There has been a lot of uncertainty brought on by the changes in business and the economy due to the impact of coronavirus. An area of heightened concern for businesses is navigating the programs contained in the Coronavirus Aid Relief and Economic Securities (CARES) Act, and specifically the loan forgiveness aspect surrounding the Paycheck Protection Program (PPP).
What is the PPP?
The PPP is a major relief component of the CARES Act. It is a loan package designed to infuse millions of businesses with cash to pay employee wages and meet critical obligations.
The PPP was created to enable businesses to continue to operate and employ individuals during the coronavirus pandemic. There are two key features of this particular program that stand out from other loans a business can receive:
- If the borrower spends the funds received on qualified expenses, then the amount is eligible to be 100% forgiven and the loan amount that is forgiven is tax free, which means the debt cancellation does not create taxable income to the borrower.
- Any portion of the loan that is not forgiven must be repaid after a six month deferral period over two years at an interest rate of 1%.
Which expenses are eligible for loan forgiveness?
In broad terms, the qualified expenses include payroll costs, rent, utilities, and mortgage interest. These expenses must be incurred and paid during the covered period of 8 weeks from the date of the PPP loan origination. Additionally, the Small Business Association (SBA) clarified that only 25% of PPP proceeds can be deployed for non-payroll expenses.
As you dive into each area of expense, more eligibility criteria come to light. For example, rent, utility and mortgage interest amounts must be related to obligations that were incurred prior to February 15, 2020. Qualified payroll costs include:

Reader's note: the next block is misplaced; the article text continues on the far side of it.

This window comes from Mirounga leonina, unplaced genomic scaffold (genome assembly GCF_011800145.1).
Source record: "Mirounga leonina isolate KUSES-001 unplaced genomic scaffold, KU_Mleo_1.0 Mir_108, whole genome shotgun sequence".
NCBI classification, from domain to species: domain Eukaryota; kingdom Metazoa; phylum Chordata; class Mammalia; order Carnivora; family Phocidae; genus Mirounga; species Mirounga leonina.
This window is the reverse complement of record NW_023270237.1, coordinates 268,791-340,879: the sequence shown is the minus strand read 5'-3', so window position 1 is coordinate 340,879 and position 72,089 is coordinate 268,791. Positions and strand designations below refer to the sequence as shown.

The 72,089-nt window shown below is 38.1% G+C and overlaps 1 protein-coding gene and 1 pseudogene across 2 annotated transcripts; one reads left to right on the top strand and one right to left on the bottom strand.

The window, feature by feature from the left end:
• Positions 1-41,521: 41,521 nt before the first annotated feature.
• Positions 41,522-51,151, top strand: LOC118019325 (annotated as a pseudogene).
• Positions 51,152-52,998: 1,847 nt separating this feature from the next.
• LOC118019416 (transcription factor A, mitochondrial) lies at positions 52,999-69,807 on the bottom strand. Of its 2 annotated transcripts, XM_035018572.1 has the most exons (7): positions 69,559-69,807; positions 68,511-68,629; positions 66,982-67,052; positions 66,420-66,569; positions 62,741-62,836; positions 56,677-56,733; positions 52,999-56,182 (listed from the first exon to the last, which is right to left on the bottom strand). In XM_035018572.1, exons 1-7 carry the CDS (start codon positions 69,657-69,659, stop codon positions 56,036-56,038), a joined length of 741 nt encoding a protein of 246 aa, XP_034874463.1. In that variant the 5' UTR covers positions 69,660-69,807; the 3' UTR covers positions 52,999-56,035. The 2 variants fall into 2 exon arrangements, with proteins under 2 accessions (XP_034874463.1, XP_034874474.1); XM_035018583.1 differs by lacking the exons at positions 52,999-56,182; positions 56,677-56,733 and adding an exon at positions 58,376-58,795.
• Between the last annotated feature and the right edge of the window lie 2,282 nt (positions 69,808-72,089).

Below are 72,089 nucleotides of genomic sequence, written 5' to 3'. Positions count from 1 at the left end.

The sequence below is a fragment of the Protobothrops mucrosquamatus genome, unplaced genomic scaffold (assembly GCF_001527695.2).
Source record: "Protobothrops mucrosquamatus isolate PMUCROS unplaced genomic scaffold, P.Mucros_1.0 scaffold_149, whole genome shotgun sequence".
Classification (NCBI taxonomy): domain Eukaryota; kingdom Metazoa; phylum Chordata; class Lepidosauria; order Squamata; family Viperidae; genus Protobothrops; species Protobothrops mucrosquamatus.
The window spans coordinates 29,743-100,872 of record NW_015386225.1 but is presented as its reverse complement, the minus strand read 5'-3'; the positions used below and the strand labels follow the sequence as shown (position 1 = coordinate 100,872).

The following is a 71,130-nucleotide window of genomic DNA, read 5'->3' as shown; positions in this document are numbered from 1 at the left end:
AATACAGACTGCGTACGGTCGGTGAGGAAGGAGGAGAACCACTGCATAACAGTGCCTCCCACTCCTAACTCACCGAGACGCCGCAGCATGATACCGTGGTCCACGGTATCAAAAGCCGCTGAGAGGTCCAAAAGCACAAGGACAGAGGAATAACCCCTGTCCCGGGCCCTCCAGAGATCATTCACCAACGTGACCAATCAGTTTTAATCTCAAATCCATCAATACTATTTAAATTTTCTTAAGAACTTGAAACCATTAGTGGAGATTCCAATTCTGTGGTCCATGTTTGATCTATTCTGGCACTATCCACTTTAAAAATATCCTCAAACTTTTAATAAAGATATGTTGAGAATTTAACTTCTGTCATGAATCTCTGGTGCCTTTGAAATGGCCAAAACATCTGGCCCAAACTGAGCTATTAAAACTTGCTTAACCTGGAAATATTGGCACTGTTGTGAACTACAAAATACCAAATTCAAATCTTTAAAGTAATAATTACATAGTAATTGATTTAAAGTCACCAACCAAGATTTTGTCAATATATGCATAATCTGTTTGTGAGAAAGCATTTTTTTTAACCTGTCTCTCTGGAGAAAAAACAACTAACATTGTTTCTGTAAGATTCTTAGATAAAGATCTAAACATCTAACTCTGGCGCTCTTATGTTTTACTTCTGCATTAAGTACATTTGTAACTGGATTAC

- Salary, wages, commissions, or tips for employees up to $100,000 on an annualized basis per employee
- Employee benefits including vacation, sick leave, healthcare premiums and retirement benefits
- State and local payroll taxes
- Wages, commissions, income or net earnings from self-employment capped at $100,000 on an annualized basis per employee
Where do we go from here?
On Friday, May 15th, the Small Business Administration (SBA), in consultation with the Department of the Treasury, released the Paycheck Protection Program (PPP) Loan Forgiveness Application and detailed instructions for the application. This application has helped provide some clarification and guidance on how PPP loan forgiveness will be handled in practice, that was otherwise a bit ambiguous when the program was first announced.
The loan forgiveness form and instructions include several measures to reduce compliance burdens and simplify the process for borrowers, including:
- Options for borrowers to calculate payroll costs using an “alternative payroll covered period” that aligns with borrowers’ regular payroll cycles
- Flexibility to include eligible payroll and non-payroll expenses paid or incurred during the eight-week period after receiving their PPP loan
- Step-by-step instructions on how to perform the calculations required by the CARES Act to confirm eligibility for loan forgiveness
- Borrower-friendly implementation of statutory exemptions from loan forgiveness reduction based on rehiring by June 30
- Addition of a new exemption from the loan forgiveness reduction for borrowers who have made a good-faith, written offer to rehire workers that was declined
If you have any questions while completing your application, or to review your specific situation, it is best to reach out to your CPA for guidance. The Department of the Treasury’s FAQ page has also been a great resource.
As always, the professionals at Harris CPAs are here to assist you. Please do not hesitate to contact us if you have further questions.
By Caitlin Wambolt, Harris CPAs
< Back to Harris CPAs COVID-19 Resource Page
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